This review contains spoilers.
The Tarrs have had it coming for a long time. Although the attack on Defiance was delayed for yet another week, it was satisfying to see the the Castithan crime family get their just deserts in “Where the Apples Fell.” Together with further character development for some of the newer players on the scene, this episode felt complete if not altogether exciting. At least General Tahk finally delivered the rallying cry to his troops! An invasion is imminent at long last, and I can’t wait to see how Defiance will survive without weapons.
I know it was hinted at earlier in the season that Tahk’s thugs were a splinter group that didn’t necessarily represent the larger Votanis Collective, but clearly the VC has taken advantage of the power void left by the destruction of New York and the subsequent weakening of the Earth Republic. I was not aware, however, of the full extent of Tahk’s rogue mission to eradicate humanity wherever he found it. His fascination with decapitated heads was creepily emphasized in his amorous reunion with his Irathient wife, and clearly her warning to abandon the genocide went unheeded. This reveal is the perfect way to imply that if the townsfolk can defeat this one death squad, they might be at least temporarily safe from the larger political organization.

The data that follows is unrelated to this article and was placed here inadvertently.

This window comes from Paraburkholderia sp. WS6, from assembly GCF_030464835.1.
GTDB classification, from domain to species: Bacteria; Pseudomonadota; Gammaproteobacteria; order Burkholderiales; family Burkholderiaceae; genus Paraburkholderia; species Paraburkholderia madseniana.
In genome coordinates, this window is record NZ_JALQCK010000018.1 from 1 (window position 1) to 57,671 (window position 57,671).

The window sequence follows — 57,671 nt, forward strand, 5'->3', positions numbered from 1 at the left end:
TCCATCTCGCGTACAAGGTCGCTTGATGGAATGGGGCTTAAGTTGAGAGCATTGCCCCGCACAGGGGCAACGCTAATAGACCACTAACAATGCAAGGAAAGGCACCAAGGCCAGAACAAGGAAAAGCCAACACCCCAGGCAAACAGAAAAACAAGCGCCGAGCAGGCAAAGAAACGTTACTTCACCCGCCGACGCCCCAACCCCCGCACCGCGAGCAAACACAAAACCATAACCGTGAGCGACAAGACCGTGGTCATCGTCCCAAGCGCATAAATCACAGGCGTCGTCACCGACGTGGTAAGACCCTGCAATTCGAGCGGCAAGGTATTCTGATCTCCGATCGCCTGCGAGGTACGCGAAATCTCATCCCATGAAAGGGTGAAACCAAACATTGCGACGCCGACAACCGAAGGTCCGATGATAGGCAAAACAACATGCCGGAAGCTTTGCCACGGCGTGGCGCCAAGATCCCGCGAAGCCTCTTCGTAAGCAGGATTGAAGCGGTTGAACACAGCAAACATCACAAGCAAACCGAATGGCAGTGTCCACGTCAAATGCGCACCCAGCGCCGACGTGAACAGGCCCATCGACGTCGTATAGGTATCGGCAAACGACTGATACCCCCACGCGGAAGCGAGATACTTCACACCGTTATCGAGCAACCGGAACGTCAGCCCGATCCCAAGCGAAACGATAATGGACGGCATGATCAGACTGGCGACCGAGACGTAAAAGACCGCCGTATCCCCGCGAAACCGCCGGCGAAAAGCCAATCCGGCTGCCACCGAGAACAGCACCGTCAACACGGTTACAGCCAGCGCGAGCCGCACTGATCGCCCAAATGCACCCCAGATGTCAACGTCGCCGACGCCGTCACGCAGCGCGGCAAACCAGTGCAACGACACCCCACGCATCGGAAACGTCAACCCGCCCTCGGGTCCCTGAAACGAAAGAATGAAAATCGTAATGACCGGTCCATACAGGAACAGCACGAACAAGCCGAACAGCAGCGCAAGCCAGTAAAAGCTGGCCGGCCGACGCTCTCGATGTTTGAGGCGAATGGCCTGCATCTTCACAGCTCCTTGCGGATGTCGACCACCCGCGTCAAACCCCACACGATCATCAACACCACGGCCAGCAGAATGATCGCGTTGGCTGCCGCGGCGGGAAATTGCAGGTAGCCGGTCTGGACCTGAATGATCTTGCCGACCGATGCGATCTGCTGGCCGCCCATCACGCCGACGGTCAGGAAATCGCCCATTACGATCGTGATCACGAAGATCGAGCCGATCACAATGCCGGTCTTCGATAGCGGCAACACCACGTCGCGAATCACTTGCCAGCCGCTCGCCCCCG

Perhaps Tahk is unaware that his escaped prisoner, Alak, has outed his traitorous parents as moles for the VC gang, or maybe he’s simply unconcerned, knowing they have no tactical knowledge. But the destruction of the arch and the sabotaging of the town’s weapons cannot go unpunished, and justice is swift. It was a tad strange that the Tarr couple could easily sneak about in hooded disguises, and I was particularly surprised by Doc Yewll’s assistance. But in the end, the show gave us some great moments, including an amazing fight between Stahma and Amanda and some intriguing discussions between Datak and Nolan.
I’m including Alak’s and Nolan’s bluff in that praise. Alak voices the audience’s own concern with his weakness of character, but he performs admirably here, from the moment he rats on his parents to the revelation of his complicity in the false threat Nolan uses to get Datak to talk. I also enjoyed Alak’s discussion with Irisa about the circumstances of his baby son’s rescue. When he thanked Nolan and Irisa separately, the audience got to see them each at their most vulnerable. Those moments, especially Irisa as caretaker, felt very natural and authentic.
The fact that Stahma killed a deputy during her attempted escape seems to be an act that she’ll never be able to weasel her way out of. Although I assume her wound isn’t fatal, her appeal to T’evgin at the end of the episode poses an interesting question. What will the Omec do, especially given his expressed desire to stay neutral in the coming conflict? Adding the spice of an incestuous relationship with his daughter (Votans are notoriously uninhibited, but wow!) makes this ending particularly impactful.
It’s still true, nonetheless, that the pacing this season has been slow. Whether it’s the Omec’s arduous harvesting of the town’s gulanite or the VC gang methodically planning their assault, the time between the set-up and the implementation has been difficult to endure. I’m a patient viewer, and I love many of my favorite shows for their great character-driven plots, of which this show has an abundance. Perhaps now that we’ve reached the halfway point in the season, I can expect a payoff very soon. Here’s hoping.